The Kaweku native perennial grass is found on all the Hawaiian islands from the sand dunes in coastal areas to cliff sides in the uplands. The waving of kawelu grass in the breeze is said to be the inspiration for the hula step. The grass is also mentioned in many Hawaiian chants and poems.
The moniker, the “Grand Canyon of the Pacific” for Waimea Canyon was falsely attributed to Mark Twain. It became popular after American explorer John Wesley Powell came to the island of Kauai in 1869. Carved over countless centuries by the forces of wind, rain, and the Waimea River, the canyon is a dramatic gorge 3,600-feet deep, 2 miles wide, and 10 miles long. The canyon’s red colors indicate where water has seeped through the rocks, pulling mineral dust from the iron ore inside.
Uki, a large sedge with brown feathery seed heads endemic throughout the state except for Molokai, is used in wreaths and floral arrangements. The leaves were used as an inner lining for the walls of ancient Hawaiian houses called hale.
The Pukiawe shrub, indigenous to the main Hawaii islands, has tiny, stiff leaves that were used medicinally for colds and headaches. The plant’s inedible berries and flowers are used in making leis. When the ali’i or high priest liked to mingle among his people, he’d walk through burning pukiawe smoke to free himself of kapu or forbidden things.
Though the nature loop was short, the views of the canyon had been exceptional and the plant signage informative.
We turned in next at the Waimea Canyon Lookout where we had yet more panoramic views of crested buttes, rugged crags, and deep valley gorges. The grand inland vistas went on for miles.
The 10-mile-long Waimea River enters the ocean at the town of Waimea which translates to “red water” and likely refers to the reddish-brown, acid-rich water that originates in one of the bogs.
The horizontal layers and colors we saw on the canyon walls were from a series of lava flows that have occurred over the past four to five million years. Trees have been able to grow along the lower slopes where both soil and water are present. By contrast, the rocky slopes and ridge tops tend to be dry and barren.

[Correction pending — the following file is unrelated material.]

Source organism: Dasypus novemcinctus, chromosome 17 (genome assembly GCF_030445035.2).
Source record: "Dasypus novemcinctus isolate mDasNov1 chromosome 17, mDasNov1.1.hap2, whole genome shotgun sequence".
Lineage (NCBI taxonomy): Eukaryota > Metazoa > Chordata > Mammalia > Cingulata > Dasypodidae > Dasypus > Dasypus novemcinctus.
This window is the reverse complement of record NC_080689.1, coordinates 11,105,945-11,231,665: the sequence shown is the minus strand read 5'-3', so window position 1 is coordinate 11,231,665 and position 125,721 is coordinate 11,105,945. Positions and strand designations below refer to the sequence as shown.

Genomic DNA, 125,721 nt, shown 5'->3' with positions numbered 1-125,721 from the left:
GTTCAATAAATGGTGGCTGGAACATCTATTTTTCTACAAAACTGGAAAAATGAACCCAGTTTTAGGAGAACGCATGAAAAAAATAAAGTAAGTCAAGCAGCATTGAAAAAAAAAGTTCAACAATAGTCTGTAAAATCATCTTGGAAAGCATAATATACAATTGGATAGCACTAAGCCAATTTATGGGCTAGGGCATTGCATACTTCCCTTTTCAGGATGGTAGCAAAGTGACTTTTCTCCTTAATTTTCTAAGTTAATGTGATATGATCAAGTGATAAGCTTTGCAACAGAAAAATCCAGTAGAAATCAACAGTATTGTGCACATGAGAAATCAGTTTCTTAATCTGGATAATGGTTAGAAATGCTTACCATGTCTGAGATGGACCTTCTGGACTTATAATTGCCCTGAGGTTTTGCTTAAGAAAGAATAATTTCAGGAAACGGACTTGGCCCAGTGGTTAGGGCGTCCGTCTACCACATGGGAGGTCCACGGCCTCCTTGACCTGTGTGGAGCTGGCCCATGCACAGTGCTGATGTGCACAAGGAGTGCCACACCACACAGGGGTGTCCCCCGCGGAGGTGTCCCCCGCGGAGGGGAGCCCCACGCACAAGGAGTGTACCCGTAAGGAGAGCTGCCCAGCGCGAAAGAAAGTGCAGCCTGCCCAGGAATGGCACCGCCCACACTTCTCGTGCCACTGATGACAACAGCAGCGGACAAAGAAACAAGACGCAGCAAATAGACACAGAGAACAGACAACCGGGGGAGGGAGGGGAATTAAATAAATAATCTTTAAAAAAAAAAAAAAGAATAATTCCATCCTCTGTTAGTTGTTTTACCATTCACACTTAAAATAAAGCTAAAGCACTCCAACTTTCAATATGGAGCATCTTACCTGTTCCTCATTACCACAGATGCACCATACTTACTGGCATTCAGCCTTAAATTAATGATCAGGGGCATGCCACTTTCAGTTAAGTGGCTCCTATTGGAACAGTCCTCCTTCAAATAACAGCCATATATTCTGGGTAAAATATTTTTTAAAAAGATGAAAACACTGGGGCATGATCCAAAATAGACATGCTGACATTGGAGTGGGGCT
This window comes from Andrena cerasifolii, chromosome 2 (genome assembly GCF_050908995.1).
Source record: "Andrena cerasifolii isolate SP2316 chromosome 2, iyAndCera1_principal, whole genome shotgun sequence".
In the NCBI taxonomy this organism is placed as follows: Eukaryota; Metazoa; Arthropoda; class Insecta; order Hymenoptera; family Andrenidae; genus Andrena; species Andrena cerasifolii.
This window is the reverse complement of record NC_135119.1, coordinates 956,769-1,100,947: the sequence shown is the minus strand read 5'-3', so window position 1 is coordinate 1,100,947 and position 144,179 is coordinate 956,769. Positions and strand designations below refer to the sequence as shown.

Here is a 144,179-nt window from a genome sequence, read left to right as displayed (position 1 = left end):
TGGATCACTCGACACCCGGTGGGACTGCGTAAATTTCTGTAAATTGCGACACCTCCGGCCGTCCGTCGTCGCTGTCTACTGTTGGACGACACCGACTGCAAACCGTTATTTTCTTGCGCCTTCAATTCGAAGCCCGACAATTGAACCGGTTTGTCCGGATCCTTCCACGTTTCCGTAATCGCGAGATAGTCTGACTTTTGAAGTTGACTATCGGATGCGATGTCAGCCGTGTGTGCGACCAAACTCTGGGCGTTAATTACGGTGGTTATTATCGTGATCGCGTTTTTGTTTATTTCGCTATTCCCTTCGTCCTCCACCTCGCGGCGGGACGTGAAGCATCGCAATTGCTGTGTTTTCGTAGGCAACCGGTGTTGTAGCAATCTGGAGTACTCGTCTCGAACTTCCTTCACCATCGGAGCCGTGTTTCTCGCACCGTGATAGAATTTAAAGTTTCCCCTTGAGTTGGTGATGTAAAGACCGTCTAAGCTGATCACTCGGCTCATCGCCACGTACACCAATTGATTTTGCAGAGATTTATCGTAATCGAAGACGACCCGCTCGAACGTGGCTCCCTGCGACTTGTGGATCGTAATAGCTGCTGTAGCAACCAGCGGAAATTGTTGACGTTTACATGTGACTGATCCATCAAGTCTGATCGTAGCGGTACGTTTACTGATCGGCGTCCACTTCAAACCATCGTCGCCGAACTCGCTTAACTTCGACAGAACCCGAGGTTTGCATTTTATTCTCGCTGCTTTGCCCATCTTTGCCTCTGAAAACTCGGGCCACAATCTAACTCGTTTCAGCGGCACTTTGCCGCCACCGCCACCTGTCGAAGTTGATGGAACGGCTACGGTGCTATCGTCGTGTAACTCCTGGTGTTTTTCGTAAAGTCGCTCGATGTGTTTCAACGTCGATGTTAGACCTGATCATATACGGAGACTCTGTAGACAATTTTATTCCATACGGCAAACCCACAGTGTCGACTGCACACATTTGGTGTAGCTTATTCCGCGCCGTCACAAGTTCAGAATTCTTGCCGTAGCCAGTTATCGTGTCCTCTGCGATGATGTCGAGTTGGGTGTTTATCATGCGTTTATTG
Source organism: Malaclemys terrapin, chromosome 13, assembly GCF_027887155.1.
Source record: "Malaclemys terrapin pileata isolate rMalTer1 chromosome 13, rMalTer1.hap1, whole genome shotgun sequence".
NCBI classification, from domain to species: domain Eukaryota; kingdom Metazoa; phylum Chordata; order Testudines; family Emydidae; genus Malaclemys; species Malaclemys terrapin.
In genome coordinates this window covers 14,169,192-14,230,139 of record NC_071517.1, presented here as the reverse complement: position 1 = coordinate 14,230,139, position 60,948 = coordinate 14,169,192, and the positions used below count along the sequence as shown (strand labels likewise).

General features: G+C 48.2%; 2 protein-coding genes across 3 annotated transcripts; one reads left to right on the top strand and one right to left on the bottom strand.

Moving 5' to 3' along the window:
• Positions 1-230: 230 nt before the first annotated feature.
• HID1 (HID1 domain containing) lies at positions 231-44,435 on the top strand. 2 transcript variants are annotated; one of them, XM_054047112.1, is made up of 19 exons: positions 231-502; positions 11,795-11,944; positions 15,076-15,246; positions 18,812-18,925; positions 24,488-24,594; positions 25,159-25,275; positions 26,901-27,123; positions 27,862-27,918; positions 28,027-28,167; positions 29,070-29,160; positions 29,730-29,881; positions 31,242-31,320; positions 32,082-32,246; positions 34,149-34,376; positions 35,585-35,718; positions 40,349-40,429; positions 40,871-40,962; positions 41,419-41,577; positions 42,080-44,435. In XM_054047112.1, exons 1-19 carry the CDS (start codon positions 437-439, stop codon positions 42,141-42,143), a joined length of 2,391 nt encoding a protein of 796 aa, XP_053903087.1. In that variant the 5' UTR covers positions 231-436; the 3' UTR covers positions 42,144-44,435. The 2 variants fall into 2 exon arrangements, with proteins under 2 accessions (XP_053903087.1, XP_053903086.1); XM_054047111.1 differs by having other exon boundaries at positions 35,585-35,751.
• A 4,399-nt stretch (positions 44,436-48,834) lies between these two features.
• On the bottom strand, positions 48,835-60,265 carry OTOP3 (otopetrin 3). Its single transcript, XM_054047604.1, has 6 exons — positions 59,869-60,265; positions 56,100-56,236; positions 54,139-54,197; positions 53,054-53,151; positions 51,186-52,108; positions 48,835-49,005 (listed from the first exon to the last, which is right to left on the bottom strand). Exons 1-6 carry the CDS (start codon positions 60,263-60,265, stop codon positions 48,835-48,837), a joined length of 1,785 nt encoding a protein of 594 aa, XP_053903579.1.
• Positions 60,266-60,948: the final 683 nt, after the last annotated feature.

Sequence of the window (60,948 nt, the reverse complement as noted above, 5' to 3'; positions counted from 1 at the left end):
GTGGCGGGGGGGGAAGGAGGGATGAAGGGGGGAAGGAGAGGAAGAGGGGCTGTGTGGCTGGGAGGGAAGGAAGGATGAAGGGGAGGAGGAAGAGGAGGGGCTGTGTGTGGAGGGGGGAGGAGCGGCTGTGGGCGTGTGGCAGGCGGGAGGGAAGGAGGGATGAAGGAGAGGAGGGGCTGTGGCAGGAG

The island’s highest peaks, Wai’ale’ale and Kawaikini, are at over 5,000 feet. The former is one of the earth’s wettest spots with an average of 420 inches of annual rainfall.
From the lookout, we had our first glimpse of Waio’o Falls, an 800-foot-high cascade that continues to erode the steep canyon. To get any closer, we would have to have taken a helicopter ride as even from the end of the Canyon Trail, you can only see the pools above the falls.
People have been traveling to the Kauai’s uplands to enjoy Waimea Canyon for more than 100 years. It was an all-day adventure to reach this spot by horseback before 1920. The journey was made much easier when cars and roads arrived on the scene after 1920.
The road to the canyon was paved in the 1940s followed by the construction of the lookouts. Visitation then increased dramatically in the 1960s.
Further up the road at Pu’u Ka Pele Lookout, we got another view of the falls on the Waimea Canyon Drive. Though we were still a remarkable distance away from the falls, it was still a beautiful photo opportunity.
We wondered how much more ‘gorgeous’ the gorge could be?!
Once we reached the Canyon Viewpoint at the Pu’u Hinahina Lookout, it was evident the higher elevation meant more clouds were rolling in and our visibility was noticeably less.
I didn’t mind the mist and fog as both lent an air of mystery to the canyon.